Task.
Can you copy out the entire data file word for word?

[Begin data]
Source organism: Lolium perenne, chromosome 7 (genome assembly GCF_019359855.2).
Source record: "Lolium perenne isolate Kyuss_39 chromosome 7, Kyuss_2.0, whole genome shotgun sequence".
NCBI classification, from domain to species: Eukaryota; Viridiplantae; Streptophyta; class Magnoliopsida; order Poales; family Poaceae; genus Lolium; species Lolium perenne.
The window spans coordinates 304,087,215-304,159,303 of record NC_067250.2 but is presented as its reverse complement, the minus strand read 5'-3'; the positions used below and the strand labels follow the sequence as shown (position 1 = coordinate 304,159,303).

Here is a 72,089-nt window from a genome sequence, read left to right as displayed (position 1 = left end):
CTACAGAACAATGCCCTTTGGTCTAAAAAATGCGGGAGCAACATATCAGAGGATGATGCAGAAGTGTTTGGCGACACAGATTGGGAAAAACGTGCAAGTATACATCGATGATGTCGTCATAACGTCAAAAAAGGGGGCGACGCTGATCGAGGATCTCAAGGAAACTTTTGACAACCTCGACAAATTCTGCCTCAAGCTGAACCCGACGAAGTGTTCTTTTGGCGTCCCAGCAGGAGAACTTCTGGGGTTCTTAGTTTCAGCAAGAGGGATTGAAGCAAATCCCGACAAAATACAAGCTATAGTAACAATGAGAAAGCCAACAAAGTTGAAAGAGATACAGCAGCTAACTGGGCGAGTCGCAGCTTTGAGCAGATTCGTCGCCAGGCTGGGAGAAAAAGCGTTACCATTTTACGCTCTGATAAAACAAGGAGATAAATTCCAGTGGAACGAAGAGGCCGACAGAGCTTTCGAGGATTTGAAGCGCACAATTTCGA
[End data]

Source organism: Lolium perenne, chromosome 7 (genome assembly GCF_019359855.2).
Source record: "Lolium perenne isolate Kyuss_39 chromosome 7, Kyuss_2.0, whole genome shotgun sequence".
NCBI classification, from domain to species: Eukaryota; Viridiplantae; Streptophyta; class Magnoliopsida; order Poales; family Poaceae; genus Lolium; species Lolium perenne.
The window spans coordinates 304,087,215-304,159,303 of record NC_067250.2 but is presented as its reverse complement, the minus strand read 5'-3'; the positions used below and the strand labels follow the sequence as shown (position 1 = coordinate 304,159,303).

Here is a 72,089-nt window from a genome sequence, read left to right as displayed (position 1 = left end):
CTACAGAACAATGCCCTTTGGTCTAAAAAATGCGGGAGCAACATATCAGAGGATGATGCAGAAGTGTTTGGCGACACAGATTGGGAAAAACGTGCAAGTATACATCGATGATGTCGTCATAACGTCAAAAAAGGGGGCGACGCTGATCGAGGATCTCAAGGAAACTTTTGACAACCTCGACAAATTCTGCCTCAAGCTGAACCCGACGAAGTGTTCTTTTGGCGTCCCAGCAGGAGAACTTCTGGGGTTCTTAGTTTCAGCAAGAGGGATTGAAGCAAATCCCGACAAAATACAAGCTATAGTAACAATGAGAAAGCCAACAAAGTTGAAAGAGATACAGCAGCTAACTGGGCGAGTCGCAGCTTTGAGCAGATTCGTCGCCAGGCTGGGAGAAAAAGCGTTACCATTTTACGCTCTGATAAAACAAGGAGATAAATTCCAGTGGAACGAAGAGGCCGACAGAGCTTTCGAGGATTTGAAGCGCACAATTTCGA